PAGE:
Director of Conferences and Fieldwide Learning, Theatre Communications Group
Devon leads the conference producing team at TCG, and has an expansive background in event management, non-profit administration, business development, and theatre. With TCG she has produced and helped to curate the programming for six national conferences, including the record-breaking 2016 Theatre Nation in Washington, DC; she has also been on the producing team of every Fall Forum on Governance since 2012, and TCG’s two Audience (R)Evolution Convenings. She holds a B.A. from Vassar College and received her M.F.A. in acting from the American Repertory Theater’s (ART) Institute at Harvard University and Moscow Art Theatre, after which she founded an arts-centric events production company, attended NYU’s summer intensive on events marketing, and did a stint planning business development events in the corporate sphere. Devon was a co-founder, former Producing Director and President of Studio 42, a NYC-based company dedicated to producing the most adventurous work of emerging playwrights from 2000-2015. She has performed off Broadway in New York, regionally, and internationally. Read more about her and her thoughts on theatre, producing, and parenthood on her blog: fempresario.wordpress.com.
Deputy Director & Chief Operating Officer, Theatre Communications Group
Adrian Budhu comes to TCG after five years at The Theater Offensive (TTO), an LGBTQ not-for-profit arts organization in Boston, MA. The strategies he implemented there have strengthened The Theater Offensive’s brand on a national scale, increased its profile in the community, broadened its support base, and built capacity and resources for its sustainability – retiring the organization’s debt, growing revenue from $0.5 million in 2011 to $1.3+ million in 2016, and building cash reserves. Other professional experience includes: GLBTQ Domestic Violence Project, XAMOnline.com, Metro Boston Newspaper, and John Hancock Financial. Adrian lives in New York City with his fiancé Chris, a surgical resident at Mt. Sinai Hospital, and Boston terrier named Jack. He’s an avid runner and completed numerous marathons fundraising over $200K to benefit LGBTQ youth, people with disabilities, people living with HIV/AIDS, homeless people, survivors of Hurricane Katrina, and victims of domestic abuse. Adrian has won numerous awards for his leadership and activism. His prior affiliations include: the Boston Cultural Change Network (committed to collective action for social justice through Arts & Culture), the Boston Creates Leadership Council, where he advised and helped shepherd Boston's cultural plan into implementation; TCG’s Board of Directors (from which he has since resigned); and Point Foundation’s National Board of Directors.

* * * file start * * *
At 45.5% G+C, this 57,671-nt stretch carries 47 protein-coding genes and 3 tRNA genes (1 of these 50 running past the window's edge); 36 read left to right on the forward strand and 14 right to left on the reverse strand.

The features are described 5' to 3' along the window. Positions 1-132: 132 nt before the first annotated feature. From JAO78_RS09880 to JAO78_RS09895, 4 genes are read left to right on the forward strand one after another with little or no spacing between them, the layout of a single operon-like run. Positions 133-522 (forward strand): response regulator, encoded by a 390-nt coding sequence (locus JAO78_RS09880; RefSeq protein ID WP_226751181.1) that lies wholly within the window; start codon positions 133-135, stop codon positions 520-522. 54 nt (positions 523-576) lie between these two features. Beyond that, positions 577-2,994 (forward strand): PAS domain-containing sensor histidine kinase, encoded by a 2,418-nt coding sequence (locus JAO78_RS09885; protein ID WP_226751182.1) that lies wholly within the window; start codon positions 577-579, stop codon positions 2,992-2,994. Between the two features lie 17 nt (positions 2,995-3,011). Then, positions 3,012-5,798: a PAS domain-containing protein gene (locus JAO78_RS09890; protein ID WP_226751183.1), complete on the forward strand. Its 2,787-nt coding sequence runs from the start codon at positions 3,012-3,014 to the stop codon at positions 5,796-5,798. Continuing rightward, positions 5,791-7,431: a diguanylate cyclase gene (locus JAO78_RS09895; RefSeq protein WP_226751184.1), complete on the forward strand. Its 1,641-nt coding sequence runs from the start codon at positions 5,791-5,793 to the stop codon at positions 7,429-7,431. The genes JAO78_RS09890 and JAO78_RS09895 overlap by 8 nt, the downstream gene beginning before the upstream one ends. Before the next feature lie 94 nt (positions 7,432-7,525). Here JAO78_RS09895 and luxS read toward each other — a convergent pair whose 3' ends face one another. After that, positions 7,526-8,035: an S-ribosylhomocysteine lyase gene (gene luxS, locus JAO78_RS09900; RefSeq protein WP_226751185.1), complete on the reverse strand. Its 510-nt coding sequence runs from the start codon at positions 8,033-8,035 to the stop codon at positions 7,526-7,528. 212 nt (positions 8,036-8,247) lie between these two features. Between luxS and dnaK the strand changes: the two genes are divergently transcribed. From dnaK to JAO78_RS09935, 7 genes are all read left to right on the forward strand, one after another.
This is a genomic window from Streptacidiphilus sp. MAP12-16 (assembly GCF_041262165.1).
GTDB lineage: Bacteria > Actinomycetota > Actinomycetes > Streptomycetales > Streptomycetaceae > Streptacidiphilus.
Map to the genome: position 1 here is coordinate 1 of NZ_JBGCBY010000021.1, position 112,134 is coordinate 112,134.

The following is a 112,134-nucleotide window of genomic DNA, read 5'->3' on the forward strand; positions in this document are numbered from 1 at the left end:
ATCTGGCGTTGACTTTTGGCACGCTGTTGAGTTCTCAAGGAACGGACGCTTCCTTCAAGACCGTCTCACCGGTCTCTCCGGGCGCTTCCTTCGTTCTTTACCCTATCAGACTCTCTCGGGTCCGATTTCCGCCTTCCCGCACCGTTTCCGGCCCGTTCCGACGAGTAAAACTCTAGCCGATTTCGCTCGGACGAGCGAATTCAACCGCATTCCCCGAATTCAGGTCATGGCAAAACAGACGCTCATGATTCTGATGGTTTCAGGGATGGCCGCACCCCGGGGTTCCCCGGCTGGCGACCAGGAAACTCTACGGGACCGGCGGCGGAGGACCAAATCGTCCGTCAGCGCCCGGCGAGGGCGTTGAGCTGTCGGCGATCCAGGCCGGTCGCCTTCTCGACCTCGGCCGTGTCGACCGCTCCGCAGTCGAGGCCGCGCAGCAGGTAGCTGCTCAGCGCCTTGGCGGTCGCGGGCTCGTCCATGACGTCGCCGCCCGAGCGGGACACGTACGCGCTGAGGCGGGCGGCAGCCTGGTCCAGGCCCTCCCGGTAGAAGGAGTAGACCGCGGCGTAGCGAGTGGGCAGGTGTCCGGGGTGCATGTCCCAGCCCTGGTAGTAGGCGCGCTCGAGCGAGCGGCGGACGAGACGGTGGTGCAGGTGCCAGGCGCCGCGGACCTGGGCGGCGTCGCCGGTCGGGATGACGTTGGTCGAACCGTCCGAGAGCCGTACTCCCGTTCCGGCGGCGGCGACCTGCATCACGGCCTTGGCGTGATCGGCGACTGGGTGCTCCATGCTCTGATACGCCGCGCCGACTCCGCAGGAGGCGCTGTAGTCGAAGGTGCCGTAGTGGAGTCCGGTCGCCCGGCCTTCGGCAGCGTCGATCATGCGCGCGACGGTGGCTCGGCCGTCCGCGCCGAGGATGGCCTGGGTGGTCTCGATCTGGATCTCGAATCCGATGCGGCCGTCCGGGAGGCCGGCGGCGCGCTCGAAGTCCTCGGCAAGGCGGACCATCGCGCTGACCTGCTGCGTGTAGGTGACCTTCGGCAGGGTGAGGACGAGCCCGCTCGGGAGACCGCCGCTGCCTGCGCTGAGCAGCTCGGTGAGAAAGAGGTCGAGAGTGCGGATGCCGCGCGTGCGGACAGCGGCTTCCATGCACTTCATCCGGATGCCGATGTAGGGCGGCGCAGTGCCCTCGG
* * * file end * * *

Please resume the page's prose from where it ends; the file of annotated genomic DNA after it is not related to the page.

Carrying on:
Executive Director, Theatre Communications Group (TCG)
Teresa Eyring joined TCG in March 2007. Prior to arriving at TCG, Eyring spent more than twenty years as an executive in theatres around the U.S. Positions included: managing director of the Children’s Theatre Company (CTC) in Minneapolis from 1999-2007; managing director of the Wilma Theater in Philadelphia from 1994-1999; and assistant executive director of the Guthrie Theater in Minneapolis from 1989-1993. She began her theatre career as director of development for the Woolly Mammoth Theatre Company in Washington, D.C., in 1983. She holds a B.A. in international relations from Stanford University and an M.F.A. in theatre administration from Yale School of Drama. Eyring is currently active as an executive committee member of the Performing Arts Alliance, chair of the follow-up process for the 2008 National Performing Arts Convention, board member of The Actors Fund and was previously a member of the Tony Awards nominating committee.